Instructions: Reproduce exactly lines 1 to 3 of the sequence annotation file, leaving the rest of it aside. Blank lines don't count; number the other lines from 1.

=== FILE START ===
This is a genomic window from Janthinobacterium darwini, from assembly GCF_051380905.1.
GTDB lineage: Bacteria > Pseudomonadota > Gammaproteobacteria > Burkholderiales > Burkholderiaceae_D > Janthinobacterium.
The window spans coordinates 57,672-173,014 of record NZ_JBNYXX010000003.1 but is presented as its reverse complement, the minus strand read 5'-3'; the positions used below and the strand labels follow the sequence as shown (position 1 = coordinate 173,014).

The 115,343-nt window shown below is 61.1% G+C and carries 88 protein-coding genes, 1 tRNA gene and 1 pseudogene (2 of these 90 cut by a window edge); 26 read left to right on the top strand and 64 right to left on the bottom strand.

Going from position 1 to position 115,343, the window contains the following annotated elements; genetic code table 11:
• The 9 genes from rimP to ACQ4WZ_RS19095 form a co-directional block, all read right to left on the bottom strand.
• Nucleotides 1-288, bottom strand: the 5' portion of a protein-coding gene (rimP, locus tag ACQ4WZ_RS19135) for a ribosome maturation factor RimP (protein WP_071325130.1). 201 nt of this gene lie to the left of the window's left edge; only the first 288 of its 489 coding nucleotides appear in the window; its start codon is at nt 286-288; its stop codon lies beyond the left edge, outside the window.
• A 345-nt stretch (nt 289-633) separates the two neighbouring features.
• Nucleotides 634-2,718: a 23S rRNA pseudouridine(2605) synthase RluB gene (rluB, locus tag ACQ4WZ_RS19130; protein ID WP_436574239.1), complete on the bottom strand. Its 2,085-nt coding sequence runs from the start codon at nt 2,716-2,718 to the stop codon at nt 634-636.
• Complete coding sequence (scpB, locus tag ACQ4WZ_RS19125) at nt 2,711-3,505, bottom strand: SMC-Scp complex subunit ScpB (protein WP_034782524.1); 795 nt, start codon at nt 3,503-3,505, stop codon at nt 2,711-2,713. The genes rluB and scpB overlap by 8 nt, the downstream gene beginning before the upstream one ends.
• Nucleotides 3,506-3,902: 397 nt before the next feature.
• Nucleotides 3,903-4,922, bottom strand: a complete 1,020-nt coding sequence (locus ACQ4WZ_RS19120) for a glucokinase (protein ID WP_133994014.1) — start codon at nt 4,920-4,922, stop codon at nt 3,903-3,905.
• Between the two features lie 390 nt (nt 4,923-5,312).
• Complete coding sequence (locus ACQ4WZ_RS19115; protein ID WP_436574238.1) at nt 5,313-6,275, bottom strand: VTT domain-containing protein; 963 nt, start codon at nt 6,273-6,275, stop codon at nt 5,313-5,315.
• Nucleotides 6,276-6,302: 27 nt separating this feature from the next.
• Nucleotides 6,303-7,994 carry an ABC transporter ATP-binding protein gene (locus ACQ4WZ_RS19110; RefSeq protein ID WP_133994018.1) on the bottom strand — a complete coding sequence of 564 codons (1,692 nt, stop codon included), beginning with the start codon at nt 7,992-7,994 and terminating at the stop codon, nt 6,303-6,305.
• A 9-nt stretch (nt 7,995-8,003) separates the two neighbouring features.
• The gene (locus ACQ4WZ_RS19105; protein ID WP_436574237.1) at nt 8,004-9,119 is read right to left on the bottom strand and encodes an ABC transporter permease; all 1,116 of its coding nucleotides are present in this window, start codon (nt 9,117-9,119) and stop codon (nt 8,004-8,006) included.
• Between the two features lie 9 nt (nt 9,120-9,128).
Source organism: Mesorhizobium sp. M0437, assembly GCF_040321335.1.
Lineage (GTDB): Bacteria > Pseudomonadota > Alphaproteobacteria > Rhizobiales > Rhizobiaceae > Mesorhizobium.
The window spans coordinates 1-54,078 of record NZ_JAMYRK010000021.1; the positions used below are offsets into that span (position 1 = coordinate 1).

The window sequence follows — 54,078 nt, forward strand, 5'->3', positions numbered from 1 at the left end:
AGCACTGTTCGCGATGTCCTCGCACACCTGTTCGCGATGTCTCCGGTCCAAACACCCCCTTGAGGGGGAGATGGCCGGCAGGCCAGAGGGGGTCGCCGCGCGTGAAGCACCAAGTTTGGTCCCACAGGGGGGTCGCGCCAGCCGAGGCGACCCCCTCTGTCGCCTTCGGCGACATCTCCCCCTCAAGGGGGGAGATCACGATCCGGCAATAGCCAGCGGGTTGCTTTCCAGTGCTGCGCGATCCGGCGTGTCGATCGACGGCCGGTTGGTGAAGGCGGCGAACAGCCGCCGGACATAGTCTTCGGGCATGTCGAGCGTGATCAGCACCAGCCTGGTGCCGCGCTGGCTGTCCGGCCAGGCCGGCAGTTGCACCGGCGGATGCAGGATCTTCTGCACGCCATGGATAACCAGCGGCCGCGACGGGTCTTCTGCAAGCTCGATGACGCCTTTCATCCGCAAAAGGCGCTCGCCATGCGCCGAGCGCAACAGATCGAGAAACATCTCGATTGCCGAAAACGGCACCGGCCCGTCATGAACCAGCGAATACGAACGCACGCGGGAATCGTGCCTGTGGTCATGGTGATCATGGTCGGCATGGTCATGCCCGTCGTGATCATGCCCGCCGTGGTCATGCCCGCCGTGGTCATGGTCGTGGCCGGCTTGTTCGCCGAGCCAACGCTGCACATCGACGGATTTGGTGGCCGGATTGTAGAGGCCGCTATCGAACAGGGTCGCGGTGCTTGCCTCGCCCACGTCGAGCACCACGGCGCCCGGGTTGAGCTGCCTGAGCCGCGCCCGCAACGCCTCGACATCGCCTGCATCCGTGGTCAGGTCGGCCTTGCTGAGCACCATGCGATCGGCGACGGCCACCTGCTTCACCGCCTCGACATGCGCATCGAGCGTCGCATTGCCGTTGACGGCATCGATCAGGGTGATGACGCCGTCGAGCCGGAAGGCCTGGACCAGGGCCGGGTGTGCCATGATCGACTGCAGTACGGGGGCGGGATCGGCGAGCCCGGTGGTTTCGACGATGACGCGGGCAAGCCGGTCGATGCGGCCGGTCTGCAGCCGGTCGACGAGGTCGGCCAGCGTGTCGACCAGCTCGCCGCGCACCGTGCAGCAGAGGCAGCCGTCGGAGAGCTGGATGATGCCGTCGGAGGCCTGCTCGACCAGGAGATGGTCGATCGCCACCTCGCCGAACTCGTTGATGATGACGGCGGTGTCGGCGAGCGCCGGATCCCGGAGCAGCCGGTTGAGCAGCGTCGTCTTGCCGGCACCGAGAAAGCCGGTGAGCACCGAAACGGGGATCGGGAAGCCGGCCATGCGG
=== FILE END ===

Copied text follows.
This is a genomic window from Janthinobacterium darwini, from assembly GCF_051380905.1.
GTDB lineage: Bacteria > Pseudomonadota > Gammaproteobacteria > Burkholderiales > Burkholderiaceae_D > Janthinobacterium.
The window spans coordinates 57,672-173,014 of record NZ_JBNYXX010000003.1 but is presented as its reverse complement, the minus strand read 5'-3'; the positions used below and the strand labels follow the sequence as shown (position 1 = coordinate 173,014).